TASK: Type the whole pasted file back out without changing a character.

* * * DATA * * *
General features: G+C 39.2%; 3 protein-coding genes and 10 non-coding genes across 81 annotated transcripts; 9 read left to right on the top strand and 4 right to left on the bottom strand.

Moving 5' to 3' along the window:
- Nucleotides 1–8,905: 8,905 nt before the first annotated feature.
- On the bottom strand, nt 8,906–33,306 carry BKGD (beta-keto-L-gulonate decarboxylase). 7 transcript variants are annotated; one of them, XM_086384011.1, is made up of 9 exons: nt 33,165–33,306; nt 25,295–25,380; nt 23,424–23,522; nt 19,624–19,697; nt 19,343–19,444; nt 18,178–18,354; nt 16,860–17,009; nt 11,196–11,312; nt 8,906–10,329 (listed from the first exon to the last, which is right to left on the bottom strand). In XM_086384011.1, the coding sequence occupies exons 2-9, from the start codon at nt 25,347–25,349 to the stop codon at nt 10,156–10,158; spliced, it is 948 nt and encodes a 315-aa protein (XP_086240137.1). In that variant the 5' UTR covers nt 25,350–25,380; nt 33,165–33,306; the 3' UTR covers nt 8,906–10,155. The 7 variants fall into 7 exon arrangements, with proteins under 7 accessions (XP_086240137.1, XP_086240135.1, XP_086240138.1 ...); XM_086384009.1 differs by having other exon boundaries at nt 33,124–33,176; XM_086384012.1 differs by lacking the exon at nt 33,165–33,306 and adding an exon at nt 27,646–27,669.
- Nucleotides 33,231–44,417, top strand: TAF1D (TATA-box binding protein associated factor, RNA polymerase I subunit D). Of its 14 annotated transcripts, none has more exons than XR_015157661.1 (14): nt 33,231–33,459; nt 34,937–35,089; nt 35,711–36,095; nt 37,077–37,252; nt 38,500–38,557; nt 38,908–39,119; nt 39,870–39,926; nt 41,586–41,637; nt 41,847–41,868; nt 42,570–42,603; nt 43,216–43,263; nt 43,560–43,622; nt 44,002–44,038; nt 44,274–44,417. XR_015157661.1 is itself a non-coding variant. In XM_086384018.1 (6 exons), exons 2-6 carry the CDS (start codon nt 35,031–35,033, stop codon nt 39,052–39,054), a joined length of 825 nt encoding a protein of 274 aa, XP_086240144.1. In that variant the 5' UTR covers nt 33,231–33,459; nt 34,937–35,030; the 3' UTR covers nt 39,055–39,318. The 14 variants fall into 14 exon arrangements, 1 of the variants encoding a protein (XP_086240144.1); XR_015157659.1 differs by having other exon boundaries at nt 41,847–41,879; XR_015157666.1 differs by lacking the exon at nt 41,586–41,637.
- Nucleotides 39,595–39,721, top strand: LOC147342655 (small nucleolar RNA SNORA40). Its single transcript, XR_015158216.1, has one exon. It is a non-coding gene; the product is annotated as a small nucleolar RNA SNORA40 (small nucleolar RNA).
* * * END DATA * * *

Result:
General features: G+C 39.2%; 3 protein-coding genes and 10 non-coding genes across 81 annotated transcripts; 9 read left to right on the top strand and 4 right to left on the bottom strand.

Moving 5' to 3' along the window:
- Nucleotides 1–8,905: 8,905 nt before the first annotated feature.
- On the bottom strand, nt 8,906–33,306 carry BKGD (beta-keto-L-gulonate decarboxylase). 7 transcript variants are annotated; one of them, XM_086384011.1, is made up of 9 exons: nt 33,165–33,306; nt 25,295–25,380; nt 23,424–23,522; nt 19,624–19,697; nt 19,343–19,444; nt 18,178–18,354; nt 16,860–17,009; nt 11,196–11,312; nt 8,906–10,329 (listed from the first exon to the last, which is right to left on the bottom strand). In XM_086384011.1, the coding sequence occupies exons 2-9, from the start codon at nt 25,347–25,349 to the stop codon at nt 10,156–10,158; spliced, it is 948 nt and encodes a 315-aa protein (XP_086240137.1). In that variant the 5' UTR covers nt 25,350–25,380; nt 33,165–33,306; the 3' UTR covers nt 8,906–10,155. The 7 variants fall into 7 exon arrangements, with proteins under 7 accessions (XP_086240137.1, XP_086240135.1, XP_086240138.1 ...); XM_086384009.1 differs by having other exon boundaries at nt 33,124–33,176; XM_086384012.1 differs by lacking the exon at nt 33,165–33,306 and adding an exon at nt 27,646–27,669.
- Nucleotides 33,231–44,417, top strand: TAF1D (TATA-box binding protein associated factor, RNA polymerase I subunit D). Of its 14 annotated transcripts, none has more exons than XR_015157661.1 (14): nt 33,231–33,459; nt 34,937–35,089; nt 35,711–36,095; nt 37,077–37,252; nt 38,500–38,557; nt 38,908–39,119; nt 39,870–39,926; nt 41,586–41,637; nt 41,847–41,868; nt 42,570–42,603; nt 43,216–43,263; nt 43,560–43,622; nt 44,002–44,038; nt 44,274–44,417. XR_015157661.1 is itself a non-coding variant. In XM_086384018.1 (6 exons), exons 2-6 carry the CDS (start codon nt 35,031–35,033, stop codon nt 39,052–39,054), a joined length of 825 nt encoding a protein of 274 aa, XP_086240144.1. In that variant the 5' UTR covers nt 33,231–33,459; nt 34,937–35,030; the 3' UTR covers nt 39,055–39,318. The 14 variants fall into 14 exon arrangements, 1 of the variants encoding a protein (XP_086240144.1); XR_015157659.1 differs by having other exon boundaries at nt 41,847–41,879; XR_015157666.1 differs by lacking the exon at nt 41,586–41,637.
- Nucleotides 39,595–39,721, top strand: LOC147342655 (small nucleolar RNA SNORA40). Its single transcript, XR_015158216.1, has one exon. It is a non-coding gene; the product is annotated as a small nucleolar RNA SNORA40 (small nucleolar RNA).